Scaled-back domestic violence legislation gets top billing
One of the first pieces of legislation the newly minted Senate plans to take up is the Violence Against Women Act (VAWA), which previously failed to pass the last Congress because of Republican opposition in the House.
The law, originally passed in 1994 as part of a larger crime bill, has been reauthorized twice but since its expiration in September 2011, there's been a gap in legal protections and services for women from abusive domestic partners, stalkers and sexual. It easily passed the Senate last year with the support of 15 Republicans but never made it through the Republican-led House.
Proponents introduced a new version of the bill this week that aims to ease Republican concerns. The authors of the new bill included expanded protections for immigrants, members of the LGBT community and Native Americans, but dropped one of the GOP's most pressing concerns: an expansion of the U visa program. The visa would give legal protection to illegal immigrants who are victims of domestic violence and sexual crimes. Last year, a Republican alternative that stripped the U visa provision, as well as the LGBT and Native American provisions, passed the House before stalling in the Senate.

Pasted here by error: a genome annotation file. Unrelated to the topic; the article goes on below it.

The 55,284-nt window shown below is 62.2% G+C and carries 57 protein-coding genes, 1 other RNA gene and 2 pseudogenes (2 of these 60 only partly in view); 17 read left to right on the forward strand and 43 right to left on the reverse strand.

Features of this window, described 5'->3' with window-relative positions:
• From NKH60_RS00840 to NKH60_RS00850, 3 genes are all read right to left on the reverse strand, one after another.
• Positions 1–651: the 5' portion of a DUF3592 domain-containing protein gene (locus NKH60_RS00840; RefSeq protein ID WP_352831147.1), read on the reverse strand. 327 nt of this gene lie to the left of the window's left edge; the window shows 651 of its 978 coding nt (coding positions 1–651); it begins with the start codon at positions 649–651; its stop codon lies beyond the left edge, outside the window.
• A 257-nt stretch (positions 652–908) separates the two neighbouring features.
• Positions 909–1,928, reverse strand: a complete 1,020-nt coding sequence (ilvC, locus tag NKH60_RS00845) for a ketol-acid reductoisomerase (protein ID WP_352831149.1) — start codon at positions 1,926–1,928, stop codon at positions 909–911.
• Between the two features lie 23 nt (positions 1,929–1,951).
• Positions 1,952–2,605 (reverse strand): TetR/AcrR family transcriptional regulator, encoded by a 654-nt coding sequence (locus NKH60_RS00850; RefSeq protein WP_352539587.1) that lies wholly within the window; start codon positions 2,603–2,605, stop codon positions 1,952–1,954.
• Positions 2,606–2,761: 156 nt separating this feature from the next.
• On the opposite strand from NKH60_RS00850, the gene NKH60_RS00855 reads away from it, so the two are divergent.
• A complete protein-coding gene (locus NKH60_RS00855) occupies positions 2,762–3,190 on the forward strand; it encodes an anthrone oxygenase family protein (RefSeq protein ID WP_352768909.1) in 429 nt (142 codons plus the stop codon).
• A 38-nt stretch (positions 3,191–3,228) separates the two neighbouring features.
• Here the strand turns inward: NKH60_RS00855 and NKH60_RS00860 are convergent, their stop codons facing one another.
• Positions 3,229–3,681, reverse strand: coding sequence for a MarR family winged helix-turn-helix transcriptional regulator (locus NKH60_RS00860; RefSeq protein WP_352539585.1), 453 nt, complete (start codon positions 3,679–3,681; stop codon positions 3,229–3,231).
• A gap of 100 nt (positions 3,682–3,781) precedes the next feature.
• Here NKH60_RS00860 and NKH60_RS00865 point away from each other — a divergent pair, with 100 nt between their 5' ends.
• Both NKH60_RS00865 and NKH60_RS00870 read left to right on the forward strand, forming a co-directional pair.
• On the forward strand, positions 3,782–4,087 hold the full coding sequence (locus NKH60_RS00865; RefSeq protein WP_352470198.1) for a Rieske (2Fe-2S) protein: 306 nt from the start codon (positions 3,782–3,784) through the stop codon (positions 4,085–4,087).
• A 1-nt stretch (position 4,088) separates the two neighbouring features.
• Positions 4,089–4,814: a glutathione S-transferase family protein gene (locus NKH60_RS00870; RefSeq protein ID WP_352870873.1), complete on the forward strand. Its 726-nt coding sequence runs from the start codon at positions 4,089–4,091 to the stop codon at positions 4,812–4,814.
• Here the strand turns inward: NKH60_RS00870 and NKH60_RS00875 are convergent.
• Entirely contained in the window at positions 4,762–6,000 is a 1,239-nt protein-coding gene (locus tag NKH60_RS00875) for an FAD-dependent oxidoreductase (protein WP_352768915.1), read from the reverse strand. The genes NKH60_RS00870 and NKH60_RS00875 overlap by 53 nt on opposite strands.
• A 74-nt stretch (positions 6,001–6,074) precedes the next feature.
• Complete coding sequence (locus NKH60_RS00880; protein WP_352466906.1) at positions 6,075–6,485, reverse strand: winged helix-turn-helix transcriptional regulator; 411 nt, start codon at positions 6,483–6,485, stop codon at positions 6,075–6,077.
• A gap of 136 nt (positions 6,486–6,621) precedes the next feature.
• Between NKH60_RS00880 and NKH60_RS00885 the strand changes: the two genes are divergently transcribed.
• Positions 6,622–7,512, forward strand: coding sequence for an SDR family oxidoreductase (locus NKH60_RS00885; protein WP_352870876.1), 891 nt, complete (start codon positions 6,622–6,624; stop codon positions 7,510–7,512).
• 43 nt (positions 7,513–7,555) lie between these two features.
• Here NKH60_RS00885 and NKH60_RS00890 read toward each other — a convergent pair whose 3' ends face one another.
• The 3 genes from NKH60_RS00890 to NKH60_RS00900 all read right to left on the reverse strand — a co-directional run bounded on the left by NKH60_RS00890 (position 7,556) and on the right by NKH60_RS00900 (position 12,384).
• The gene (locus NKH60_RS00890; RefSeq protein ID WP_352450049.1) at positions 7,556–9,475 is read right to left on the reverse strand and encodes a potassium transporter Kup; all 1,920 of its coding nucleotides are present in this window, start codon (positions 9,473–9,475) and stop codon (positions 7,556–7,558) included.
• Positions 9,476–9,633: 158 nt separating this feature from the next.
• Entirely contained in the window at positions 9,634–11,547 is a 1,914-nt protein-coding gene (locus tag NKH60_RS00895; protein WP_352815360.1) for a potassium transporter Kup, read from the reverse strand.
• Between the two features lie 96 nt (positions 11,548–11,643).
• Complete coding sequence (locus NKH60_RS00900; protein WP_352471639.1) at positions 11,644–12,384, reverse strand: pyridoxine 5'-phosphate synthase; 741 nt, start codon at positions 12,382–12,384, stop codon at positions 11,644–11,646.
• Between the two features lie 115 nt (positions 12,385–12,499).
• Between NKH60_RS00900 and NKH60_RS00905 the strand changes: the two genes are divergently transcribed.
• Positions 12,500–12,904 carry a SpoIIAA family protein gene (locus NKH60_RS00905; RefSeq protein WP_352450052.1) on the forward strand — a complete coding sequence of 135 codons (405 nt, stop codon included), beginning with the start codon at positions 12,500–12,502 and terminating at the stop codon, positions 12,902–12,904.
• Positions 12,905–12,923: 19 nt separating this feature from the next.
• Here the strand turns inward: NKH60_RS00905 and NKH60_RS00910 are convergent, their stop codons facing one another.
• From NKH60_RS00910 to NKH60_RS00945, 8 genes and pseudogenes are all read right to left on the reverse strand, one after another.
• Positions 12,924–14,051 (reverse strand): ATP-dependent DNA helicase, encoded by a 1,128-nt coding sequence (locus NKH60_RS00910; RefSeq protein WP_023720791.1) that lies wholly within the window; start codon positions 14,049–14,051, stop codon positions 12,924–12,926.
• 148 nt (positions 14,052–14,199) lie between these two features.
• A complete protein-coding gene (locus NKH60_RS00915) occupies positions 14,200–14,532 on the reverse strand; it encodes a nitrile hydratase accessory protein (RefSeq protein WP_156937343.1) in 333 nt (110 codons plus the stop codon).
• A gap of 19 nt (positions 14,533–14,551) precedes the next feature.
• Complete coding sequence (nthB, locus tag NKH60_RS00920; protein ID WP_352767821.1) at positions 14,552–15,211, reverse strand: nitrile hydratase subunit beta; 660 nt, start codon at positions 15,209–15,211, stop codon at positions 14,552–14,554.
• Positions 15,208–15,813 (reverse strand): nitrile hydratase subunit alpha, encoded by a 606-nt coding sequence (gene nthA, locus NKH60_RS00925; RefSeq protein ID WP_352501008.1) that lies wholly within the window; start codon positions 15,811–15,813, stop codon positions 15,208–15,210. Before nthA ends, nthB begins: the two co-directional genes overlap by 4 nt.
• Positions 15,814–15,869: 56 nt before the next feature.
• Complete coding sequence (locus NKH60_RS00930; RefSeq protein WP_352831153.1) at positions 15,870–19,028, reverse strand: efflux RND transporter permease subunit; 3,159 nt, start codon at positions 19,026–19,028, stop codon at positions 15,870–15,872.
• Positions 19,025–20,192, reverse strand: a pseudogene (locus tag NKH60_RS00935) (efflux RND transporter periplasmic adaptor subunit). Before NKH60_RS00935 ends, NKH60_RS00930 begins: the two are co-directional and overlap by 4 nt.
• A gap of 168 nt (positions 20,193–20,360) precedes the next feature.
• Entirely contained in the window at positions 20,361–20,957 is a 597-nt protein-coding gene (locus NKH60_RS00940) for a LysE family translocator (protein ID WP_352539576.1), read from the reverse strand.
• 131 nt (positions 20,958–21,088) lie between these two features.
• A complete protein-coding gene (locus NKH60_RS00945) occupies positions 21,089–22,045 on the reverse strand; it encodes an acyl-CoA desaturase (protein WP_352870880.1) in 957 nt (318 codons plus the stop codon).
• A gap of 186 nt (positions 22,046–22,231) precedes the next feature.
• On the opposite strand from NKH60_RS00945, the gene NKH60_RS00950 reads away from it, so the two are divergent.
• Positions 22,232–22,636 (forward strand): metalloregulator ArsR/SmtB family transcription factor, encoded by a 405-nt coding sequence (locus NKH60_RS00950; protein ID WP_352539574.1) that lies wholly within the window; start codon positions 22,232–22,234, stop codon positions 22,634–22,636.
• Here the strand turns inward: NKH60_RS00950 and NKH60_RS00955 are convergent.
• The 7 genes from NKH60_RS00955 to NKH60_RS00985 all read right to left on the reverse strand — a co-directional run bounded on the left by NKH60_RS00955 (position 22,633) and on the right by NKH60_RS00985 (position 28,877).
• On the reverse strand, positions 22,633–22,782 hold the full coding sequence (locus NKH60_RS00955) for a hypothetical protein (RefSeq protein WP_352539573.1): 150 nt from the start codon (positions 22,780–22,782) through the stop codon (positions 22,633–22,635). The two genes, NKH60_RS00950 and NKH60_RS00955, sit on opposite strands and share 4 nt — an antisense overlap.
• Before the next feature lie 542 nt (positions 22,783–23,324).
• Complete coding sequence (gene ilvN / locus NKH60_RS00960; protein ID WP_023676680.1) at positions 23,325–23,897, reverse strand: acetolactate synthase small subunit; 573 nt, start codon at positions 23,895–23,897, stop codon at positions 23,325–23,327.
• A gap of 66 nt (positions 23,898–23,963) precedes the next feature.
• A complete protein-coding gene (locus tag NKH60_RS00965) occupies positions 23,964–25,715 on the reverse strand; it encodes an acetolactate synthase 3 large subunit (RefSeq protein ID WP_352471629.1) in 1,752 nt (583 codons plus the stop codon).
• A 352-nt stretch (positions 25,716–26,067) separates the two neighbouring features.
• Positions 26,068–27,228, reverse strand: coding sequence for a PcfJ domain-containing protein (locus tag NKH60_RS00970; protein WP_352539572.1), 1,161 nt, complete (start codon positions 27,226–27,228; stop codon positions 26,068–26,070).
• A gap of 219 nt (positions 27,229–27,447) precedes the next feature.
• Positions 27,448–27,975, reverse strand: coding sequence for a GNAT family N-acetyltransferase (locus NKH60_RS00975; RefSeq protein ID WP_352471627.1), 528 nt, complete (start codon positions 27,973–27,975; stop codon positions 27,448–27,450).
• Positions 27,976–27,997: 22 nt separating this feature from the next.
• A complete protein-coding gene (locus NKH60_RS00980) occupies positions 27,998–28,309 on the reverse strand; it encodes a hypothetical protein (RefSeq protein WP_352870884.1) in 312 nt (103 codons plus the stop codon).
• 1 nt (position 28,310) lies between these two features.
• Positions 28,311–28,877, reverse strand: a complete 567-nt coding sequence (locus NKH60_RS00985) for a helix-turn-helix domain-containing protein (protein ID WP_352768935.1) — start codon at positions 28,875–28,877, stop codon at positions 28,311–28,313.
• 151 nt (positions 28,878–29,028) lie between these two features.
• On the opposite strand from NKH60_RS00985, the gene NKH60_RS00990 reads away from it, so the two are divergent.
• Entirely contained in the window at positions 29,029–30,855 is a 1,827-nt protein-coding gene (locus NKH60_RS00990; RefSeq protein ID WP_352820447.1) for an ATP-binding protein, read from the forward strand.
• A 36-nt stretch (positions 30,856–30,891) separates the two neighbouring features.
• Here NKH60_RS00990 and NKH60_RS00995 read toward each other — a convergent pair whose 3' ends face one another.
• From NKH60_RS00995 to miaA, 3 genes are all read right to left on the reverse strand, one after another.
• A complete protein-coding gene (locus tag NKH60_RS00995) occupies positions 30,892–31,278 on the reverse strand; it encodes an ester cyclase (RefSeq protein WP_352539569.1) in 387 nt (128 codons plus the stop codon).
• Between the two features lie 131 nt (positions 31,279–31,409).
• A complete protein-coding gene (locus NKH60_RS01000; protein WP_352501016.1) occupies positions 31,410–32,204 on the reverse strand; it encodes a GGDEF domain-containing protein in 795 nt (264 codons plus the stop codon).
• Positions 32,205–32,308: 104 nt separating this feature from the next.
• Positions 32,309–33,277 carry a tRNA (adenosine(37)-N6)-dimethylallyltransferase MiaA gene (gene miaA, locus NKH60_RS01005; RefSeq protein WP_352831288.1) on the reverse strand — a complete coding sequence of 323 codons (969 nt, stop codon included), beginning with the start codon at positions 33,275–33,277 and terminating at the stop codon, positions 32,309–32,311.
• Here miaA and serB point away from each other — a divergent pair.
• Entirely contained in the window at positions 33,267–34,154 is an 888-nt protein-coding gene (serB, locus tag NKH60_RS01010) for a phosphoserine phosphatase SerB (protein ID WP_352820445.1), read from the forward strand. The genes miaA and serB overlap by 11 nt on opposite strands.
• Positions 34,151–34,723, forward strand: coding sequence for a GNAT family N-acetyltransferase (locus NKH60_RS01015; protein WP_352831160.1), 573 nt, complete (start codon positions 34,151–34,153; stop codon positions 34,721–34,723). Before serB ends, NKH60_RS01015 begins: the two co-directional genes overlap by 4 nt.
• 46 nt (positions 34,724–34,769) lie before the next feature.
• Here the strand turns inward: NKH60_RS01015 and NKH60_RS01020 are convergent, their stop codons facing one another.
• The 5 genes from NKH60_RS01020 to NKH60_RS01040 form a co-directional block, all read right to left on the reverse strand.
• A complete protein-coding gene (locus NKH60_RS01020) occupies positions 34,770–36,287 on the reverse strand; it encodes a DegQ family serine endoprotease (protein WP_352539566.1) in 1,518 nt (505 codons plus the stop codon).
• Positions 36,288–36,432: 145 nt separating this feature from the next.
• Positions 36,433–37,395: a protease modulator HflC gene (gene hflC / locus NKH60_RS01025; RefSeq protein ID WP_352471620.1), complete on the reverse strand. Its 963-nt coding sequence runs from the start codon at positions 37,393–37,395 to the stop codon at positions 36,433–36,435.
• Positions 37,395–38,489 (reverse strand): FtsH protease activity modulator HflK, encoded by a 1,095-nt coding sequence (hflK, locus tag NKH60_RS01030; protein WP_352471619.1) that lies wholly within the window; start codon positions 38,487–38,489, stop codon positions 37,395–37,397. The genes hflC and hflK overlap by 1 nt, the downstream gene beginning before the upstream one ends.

GOP opponents said they did not have an issue with the program but pointed to a procedural problem as the reason for their dismay. They noted that the expanded visa program would raise revenue, and all bills that raise money must originate in the House.
Another cause for concern to Republicans was that Americans could be tried in tribal courts for sexual crimes committed against Native American women. Democrats left that provision in their new bill.
In the Senate, a bipartisan group of senators reintroduced the legislation. Sens. Patrick Leahy, D-Vt., and Mike Crapo, R-Idaho, reintroduced the legislation, which is co-sponsored by five Republicans. Senate Majority Leader Harry Reid, D-Nev., indicated that the Senate would hold a vote on the legislation soon.
In the House, Minority Leader Nancy Pelosi, D-Calif., introduced identical legislation but, unlike in the Senate, no Republicans have signed on in support. "Congress must build on this history of progress and reauthorize and strengthen this law without any delay," Pelosi said.
Doug Heye, a spokesman for House Majority Leader Eric Cantor, R-Va., said he isn't able to comment because he hasn't seen the bill, but that Republicans are "looking at the best ways to move forward on VAWA legislation so we can protect women and prosecute offenders."
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